Writers Drop PEN America Festival Over ‘Inadequate’ Gaza Response

Cindy Ord/Getty Images
Cindy Ord/Getty Images

Several prominent writers, including Naomi Klein and Michelle Alexander, have withdrawn from the PEN World Voices Festival over the literary organization’s “inadequate” response to the crisis in Gaza.

In a lengthy letter released Wednesday and signed by dozens, the writers explained that PEN’s unwillingness to call for a ceasefire in Gaza directly contradicts its stated commitment to protecting free expression.

They said that such silence amounts to a “betrayal” of PEN’s values.

“This failure is particularly striking in light of the extraordinary toll this catastrophe has taken in the cultural sphere. Israel has killed, and at times deliberately targeted and assassinated journalists, poets, novelists, and writers of all kinds,” the letter reads. It adds that the targeting of cultural institutions, like universities and libraries, amounts to a kind of cultural genocide.

Among the writers who have died in Gaza are the Palestinian poet and scholar Refaat Alareer, who was killed with several family members in a targeted Israeli airstrike in December; and the entire family of the Al-Jazeera’s Gaza bureau chief Wael al Dahdouh.

PEN America has come under fire for its position of neutrality on the Gaza crisis before. In January, two novelists canceled their scheduled appearance at a PEN event when they learned it would also platform Mayim Bialik, who has been slammed for her posts on the Israel-Hamas war. The next month, hundreds of writers signed an open letter demanding PEN America speak out on “the 225 poets, playwrights, journalists, scholars and novelists killed in Gaza and name their murderer: Israel, a Zionist colonial state funded by the U.S. government.”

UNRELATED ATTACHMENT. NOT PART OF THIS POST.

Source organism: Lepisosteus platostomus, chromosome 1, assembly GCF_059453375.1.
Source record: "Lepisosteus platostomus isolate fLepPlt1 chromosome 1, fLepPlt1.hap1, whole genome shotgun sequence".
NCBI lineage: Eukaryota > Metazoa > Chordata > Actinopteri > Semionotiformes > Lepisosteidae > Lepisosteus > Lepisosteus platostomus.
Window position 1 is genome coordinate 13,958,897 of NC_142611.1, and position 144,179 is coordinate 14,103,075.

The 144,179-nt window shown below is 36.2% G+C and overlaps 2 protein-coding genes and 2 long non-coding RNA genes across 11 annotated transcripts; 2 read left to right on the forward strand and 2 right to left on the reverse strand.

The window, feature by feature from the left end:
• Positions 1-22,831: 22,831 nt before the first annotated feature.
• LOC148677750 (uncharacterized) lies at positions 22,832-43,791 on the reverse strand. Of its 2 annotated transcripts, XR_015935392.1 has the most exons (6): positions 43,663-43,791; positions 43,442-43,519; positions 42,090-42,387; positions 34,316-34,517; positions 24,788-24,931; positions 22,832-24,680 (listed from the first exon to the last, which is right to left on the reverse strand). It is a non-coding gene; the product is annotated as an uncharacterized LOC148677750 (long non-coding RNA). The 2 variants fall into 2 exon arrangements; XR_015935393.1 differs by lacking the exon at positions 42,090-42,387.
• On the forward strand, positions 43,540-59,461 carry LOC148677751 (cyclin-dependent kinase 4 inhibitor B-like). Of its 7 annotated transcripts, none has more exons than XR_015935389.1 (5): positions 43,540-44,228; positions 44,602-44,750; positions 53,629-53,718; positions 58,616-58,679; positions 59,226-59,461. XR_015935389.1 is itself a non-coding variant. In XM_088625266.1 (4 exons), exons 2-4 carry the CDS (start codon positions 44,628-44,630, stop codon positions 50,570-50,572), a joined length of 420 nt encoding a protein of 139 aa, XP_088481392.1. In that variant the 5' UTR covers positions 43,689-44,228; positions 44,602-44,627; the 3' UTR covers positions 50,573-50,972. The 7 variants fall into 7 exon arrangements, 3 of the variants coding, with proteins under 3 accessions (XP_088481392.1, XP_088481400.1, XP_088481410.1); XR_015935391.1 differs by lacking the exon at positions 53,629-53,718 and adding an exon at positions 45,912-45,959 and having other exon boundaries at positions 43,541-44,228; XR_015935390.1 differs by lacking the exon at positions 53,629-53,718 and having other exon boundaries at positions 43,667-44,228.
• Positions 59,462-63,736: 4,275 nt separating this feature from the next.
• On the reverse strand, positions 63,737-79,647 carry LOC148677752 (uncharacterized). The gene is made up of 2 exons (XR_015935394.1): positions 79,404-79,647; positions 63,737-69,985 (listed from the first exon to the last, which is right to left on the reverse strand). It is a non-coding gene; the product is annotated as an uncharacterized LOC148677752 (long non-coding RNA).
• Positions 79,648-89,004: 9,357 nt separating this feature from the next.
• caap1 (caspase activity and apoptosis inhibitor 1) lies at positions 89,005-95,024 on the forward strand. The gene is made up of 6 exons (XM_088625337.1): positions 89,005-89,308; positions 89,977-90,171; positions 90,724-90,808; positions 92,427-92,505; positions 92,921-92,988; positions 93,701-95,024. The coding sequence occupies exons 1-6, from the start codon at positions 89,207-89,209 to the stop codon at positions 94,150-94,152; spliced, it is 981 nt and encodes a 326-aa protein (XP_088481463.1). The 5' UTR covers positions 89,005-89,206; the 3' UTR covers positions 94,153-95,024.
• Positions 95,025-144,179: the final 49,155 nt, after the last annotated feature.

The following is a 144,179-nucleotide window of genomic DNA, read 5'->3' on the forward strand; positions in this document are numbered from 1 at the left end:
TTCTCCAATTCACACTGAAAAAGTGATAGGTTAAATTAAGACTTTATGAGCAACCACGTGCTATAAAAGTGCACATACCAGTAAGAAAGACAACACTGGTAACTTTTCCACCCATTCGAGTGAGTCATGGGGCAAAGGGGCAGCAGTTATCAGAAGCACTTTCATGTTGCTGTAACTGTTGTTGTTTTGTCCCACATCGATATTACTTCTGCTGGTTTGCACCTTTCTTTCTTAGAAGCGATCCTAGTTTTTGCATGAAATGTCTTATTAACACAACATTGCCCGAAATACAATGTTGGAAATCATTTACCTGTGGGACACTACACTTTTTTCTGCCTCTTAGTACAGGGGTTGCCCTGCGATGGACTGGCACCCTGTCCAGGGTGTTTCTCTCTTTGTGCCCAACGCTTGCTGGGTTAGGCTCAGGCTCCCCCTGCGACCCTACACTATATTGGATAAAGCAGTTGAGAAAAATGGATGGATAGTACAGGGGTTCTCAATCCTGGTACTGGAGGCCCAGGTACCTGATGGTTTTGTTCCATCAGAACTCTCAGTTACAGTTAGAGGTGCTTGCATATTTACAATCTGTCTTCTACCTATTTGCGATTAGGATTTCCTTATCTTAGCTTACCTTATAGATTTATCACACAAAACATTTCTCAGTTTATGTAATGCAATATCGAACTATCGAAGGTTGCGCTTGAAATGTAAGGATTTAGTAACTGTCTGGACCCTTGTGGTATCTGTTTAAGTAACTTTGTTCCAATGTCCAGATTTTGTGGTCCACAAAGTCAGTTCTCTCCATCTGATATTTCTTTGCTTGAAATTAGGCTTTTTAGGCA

The PEN World Voices Festival, founded in 2004 by Salman Rushdie, is intended to celebrate international writers. But the March 13 letter accuses PEN of failing to protect the free speech rights of Palestinian authors. It also cited the violent expulsion of Palestinian writer Randa Jarrar—who peacefully protested at Bialik’s PEN appearance.

The nonprofit has made multiple statements expressing concern for the violence in the region, which the letter notes. But it argued the organization’s actions fell far short of the efforts made for Ukrainian or Latin American journalists who were also targeted for expressing freedom of speech.

“If organizations like PEN America cling to the illusion of political neutrality in the face of a clear effort to destroy Palestinian lives and culture, one can only wonder whether there will be any writers left in Gaza to tell the story of their apocalypse, or to trust words and speech, when the killing finally ends. Or any record left of the history they have lived,” the letter reads.

As of March 15, the non-profit Committee to Protect Journalists counts at least 95 journalists and media workers killed since Oct. 7 in Gaza.

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